Spider-Man has officially been part of the MCU since Captain America: Civil War. Tom Holland’s character may still be a young down-on-his-luck orphan from Queens, but it’s very notable that this version was introduced to the MCU through the billionaire Tony Stark, and that much of his early plot arcs come from his and Stark’s relationship. The hero’s iconic suit isn’t a homemade costume but a sleekly and lavishly designed weapon boasting insane technological features like an all-knowing artificial intelligence and four sharp iron arms that can sprout from the back at will. While the reboot trilogy’s first installment Spider-Man: Homecoming worked well in the hero’s traditional setting of New York, the sequel Far From Home’s plot of Spider-Man slinging around gorgeous
European destinations while handling a godlike artificial intelligence’s command of orbital weapons made its title feel apt in more ways than one.
This association of Spider-Man with the limitless wealth of the upper-class Iron Man somewhat robs the character of what made him so effective in the first place. Peter Parker as a character stood for the American working-class, for the power and heroism that those outside society’s upper echelons can wield even as they may struggle to pay rent. The previous two film incarnations of Spider-Man, directed by Sam Raimi and Marc Webb respectively, were firmly rooted in underdog narratives and lower-class environments. In contrast, MCU Spider-Man’s first arc saw him using state-of-the-art technology to take down a blue collar villain. And his suit—an artificial machine dubbed ‘The Iron Spider’—reflects the billionaire class it originated from, far from the spirit of the ‘Friendly Neighborhood’ hero he once was.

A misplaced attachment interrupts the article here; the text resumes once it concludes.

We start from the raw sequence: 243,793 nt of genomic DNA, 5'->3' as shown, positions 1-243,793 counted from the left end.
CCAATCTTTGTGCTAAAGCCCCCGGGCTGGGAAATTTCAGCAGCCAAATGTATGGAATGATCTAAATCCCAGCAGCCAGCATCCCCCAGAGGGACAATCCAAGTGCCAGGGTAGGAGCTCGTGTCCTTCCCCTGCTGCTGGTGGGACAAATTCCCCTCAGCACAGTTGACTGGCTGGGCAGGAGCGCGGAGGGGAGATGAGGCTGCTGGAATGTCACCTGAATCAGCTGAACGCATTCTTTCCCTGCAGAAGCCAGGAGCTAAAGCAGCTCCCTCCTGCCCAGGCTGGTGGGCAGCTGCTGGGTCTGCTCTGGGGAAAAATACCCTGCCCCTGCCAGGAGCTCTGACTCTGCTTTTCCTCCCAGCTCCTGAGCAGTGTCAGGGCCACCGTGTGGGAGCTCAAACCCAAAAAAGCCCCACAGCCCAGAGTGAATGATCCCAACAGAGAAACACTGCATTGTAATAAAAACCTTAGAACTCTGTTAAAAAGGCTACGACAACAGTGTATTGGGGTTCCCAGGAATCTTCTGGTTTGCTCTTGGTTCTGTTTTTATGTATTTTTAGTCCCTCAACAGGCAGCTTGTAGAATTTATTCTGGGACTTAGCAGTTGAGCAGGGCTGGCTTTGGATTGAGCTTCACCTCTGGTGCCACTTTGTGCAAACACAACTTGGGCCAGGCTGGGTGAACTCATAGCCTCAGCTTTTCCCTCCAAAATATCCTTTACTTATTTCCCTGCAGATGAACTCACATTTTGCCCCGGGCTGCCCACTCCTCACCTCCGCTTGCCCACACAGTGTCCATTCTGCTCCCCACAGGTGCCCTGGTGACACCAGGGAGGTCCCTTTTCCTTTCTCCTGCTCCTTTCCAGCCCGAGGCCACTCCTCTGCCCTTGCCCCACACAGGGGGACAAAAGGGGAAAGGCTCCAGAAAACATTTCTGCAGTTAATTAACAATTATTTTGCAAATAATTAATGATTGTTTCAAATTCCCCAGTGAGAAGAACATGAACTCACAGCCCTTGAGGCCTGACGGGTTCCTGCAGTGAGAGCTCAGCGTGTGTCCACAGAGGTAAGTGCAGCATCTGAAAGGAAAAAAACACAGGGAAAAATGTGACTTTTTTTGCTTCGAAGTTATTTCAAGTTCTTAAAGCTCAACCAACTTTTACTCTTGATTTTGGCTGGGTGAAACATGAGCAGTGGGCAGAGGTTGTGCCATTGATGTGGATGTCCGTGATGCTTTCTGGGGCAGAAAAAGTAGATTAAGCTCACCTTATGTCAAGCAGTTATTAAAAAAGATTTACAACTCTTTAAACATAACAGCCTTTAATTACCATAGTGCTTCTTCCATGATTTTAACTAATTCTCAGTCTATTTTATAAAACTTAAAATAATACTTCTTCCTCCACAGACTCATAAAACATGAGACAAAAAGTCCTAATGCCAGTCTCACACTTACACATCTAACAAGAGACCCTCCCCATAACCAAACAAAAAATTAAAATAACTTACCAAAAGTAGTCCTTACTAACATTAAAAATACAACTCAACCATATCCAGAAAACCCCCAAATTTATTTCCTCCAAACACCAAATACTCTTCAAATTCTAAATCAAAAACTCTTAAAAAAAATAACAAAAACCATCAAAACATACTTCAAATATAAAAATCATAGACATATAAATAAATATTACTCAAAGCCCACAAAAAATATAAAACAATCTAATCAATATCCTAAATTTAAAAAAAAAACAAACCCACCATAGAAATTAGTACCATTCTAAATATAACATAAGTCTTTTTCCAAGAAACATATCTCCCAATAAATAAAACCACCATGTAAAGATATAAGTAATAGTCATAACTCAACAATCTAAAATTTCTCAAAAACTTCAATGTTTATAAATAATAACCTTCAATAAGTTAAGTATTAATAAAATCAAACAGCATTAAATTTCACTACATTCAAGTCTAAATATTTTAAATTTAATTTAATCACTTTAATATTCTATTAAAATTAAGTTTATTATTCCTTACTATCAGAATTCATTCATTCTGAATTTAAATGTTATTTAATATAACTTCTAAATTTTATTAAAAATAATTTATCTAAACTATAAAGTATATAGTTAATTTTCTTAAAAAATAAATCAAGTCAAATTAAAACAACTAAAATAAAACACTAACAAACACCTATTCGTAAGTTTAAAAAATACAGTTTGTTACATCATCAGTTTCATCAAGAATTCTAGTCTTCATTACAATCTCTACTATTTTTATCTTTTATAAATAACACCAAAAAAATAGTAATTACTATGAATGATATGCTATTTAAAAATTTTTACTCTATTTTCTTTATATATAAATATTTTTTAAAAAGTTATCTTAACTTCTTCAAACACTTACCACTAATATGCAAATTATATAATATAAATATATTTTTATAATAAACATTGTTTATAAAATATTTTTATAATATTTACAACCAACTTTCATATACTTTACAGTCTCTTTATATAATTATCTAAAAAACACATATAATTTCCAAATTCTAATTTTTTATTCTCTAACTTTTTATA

Stories like Batman’s, Iron Man’s, and even the MCU Spider-Man’s position the perspectives of white uber-capitalists as the default, and make antagonists out of the working-class individuals their actions hurt. Instead of exploring newer and more authentic perspectives, the inherent power and glory of the ‘superhero’ are consistently represented as belonging to a sphere that is white and that is upper-class. And more progressive heroes like Luke Cage or Miles Morales are too often drowned out by the sheer mainstream power of the Disney and Marvel properties—repeatedly churning out experiences and characters that, glamorous as they may look, the majority of their audiences will ultimately just never be able to relate to.